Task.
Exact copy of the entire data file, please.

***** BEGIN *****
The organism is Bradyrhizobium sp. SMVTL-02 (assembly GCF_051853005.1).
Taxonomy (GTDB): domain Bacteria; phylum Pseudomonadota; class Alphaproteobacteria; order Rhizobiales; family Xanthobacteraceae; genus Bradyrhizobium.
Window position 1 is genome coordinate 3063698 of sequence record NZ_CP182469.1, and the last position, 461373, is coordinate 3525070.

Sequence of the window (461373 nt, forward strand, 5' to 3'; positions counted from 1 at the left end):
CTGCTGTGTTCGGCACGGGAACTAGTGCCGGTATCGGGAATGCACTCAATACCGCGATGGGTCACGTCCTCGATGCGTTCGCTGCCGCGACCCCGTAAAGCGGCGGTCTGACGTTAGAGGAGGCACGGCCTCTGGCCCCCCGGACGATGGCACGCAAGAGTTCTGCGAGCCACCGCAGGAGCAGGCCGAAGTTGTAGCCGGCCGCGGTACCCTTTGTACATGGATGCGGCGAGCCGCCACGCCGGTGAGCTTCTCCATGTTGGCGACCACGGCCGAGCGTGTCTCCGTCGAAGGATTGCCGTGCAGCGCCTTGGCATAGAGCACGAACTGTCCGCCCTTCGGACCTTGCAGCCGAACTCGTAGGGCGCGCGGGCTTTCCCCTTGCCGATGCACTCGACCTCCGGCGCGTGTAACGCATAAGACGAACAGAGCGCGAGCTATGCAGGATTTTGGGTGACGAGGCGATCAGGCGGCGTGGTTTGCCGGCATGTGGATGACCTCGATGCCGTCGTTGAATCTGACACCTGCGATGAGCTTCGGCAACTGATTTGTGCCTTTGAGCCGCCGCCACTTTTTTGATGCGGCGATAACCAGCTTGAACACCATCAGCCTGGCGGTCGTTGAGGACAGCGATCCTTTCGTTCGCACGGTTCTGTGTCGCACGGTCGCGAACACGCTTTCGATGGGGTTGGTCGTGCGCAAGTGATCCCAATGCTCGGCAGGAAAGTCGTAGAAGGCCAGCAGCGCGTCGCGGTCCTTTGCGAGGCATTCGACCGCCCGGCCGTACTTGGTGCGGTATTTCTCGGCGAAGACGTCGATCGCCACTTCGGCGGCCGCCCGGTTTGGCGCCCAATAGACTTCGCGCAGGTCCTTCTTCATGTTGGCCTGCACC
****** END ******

The organism is Bradyrhizobium sp. SMVTL-02 (assembly GCF_051853005.1).
Taxonomy (GTDB): domain Bacteria; phylum Pseudomonadota; class Alphaproteobacteria; order Rhizobiales; family Xanthobacteraceae; genus Bradyrhizobium.
Window position 1 is genome coordinate 3063698 of sequence record NZ_CP182469.1, and the last position, 461373, is coordinate 3525070.

Sequence of the window (461373 nt, forward strand, 5' to 3'; positions counted from 1 at the left end):
CTGCTGTGTTCGGCACGGGAACTAGTGCCGGTATCGGGAATGCACTCAATACCGCGATGGGTCACGTCCTCGATGCGTTCGCTGCCGCGACCCCGTAAAGCGGCGGTCTGACGTTAGAGGAGGCACGGCCTCTGGCCCCCCGGACGATGGCACGCAAGAGTTCTGCGAGCCACCGCAGGAGCAGGCCGAAGTTGTAGCCGGCCGCGGTACCCTTTGTACATGGATGCGGCGAGCCGCCACGCCGGTGAGCTTCTCCATGTTGGCGACCACGGCCGAGCGTGTCTCCGTCGAAGGATTGCCGTGCAGCGCCTTGGCATAGAGCACGAACTGTCCGCCCTTCGGACCTTGCAGCCGAACTCGTAGGGCGCGCGGGCTTTCCCCTTGCCGATGCACTCGACCTCCGGCGCGTGTAACGCATAAGACGAACAGAGCGCGAGCTATGCAGGATTTTGGGTGACGAGGCGATCAGGCGGCGTGGTTTGCCGGCATGTGGATGACCTCGATGCCGTCGTTGAATCTGACACCTGCGATGAGCTTCGGCAACTGATTTGTGCCTTTGAGCCGCCGCCACTTTTTTGATGCGGCGATAACCAGCTTGAACACCATCAGCCTGGCGGTCGTTGAGGACAGCGATCCTTTCGTTCGCACGGTTCTGTGTCGCACGGTCGCGAACACGCTTTCGATGGGGTTGGTCGTGCGCAAGTGATCCCAATGCTCGGCAGGAAAGTCGTAGAAGGCCAGCAGCGCGTCGCGGTCCTTTGCGAGGCATTCGACCGCCCGGCCGTACTTGGTGCGGTATTTCTCGGCGAAGACGTCGATCGCCACTTCGGCGGCCGCCCGGTTTGGCGCCCAATAGACTTCGCGCAGGTCCTTCTTCATGTTGGCCTGCACC